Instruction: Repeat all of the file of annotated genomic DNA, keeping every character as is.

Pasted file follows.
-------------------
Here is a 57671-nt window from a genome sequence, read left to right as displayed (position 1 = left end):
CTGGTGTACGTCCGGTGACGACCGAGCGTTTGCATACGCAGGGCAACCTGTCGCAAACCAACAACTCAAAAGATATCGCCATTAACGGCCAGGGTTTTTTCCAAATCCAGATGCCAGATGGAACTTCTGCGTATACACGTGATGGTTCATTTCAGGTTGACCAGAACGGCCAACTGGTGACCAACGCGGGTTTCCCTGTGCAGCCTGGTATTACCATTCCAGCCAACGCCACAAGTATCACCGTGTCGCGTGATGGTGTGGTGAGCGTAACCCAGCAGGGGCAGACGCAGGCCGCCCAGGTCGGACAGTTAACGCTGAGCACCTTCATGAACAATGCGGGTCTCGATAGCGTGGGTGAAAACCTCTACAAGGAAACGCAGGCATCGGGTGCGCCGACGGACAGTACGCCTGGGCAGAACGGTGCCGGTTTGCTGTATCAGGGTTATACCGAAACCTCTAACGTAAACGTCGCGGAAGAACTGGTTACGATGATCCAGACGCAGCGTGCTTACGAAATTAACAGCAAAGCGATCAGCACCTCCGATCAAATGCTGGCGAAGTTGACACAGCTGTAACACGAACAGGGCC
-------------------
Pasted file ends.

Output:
Here is a 57671-nt window from a genome sequence, read left to right as displayed (position 1 = left end):
CTGGTGTACGTCCGGTGACGACCGAGCGTTTGCATACGCAGGGCAACCTGTCGCAAACCAACAACTCAAAAGATATCGCCATTAACGGCCAGGGTTTTTTCCAAATCCAGATGCCAGATGGAACTTCTGCGTATACACGTGATGGTTCATTTCAGGTTGACCAGAACGGCCAACTGGTGACCAACGCGGGTTTCCCTGTGCAGCCTGGTATTACCATTCCAGCCAACGCCACAAGTATCACCGTGTCGCGTGATGGTGTGGTGAGCGTAACCCAGCAGGGGCAGACGCAGGCCGCCCAGGTCGGACAGTTAACGCTGAGCACCTTCATGAACAATGCGGGTCTCGATAGCGTGGGTGAAAACCTCTACAAGGAAACGCAGGCATCGGGTGCGCCGACGGACAGTACGCCTGGGCAGAACGGTGCCGGTTTGCTGTATCAGGGTTATACCGAAACCTCTAACGTAAACGTCGCGGAAGAACTGGTTACGATGATCCAGACGCAGCGTGCTTACGAAATTAACAGCAAAGCGATCAGCACCTCCGATCAAATGCTGGCGAAGTTGACACAGCTGTAACACGAACAGGGCC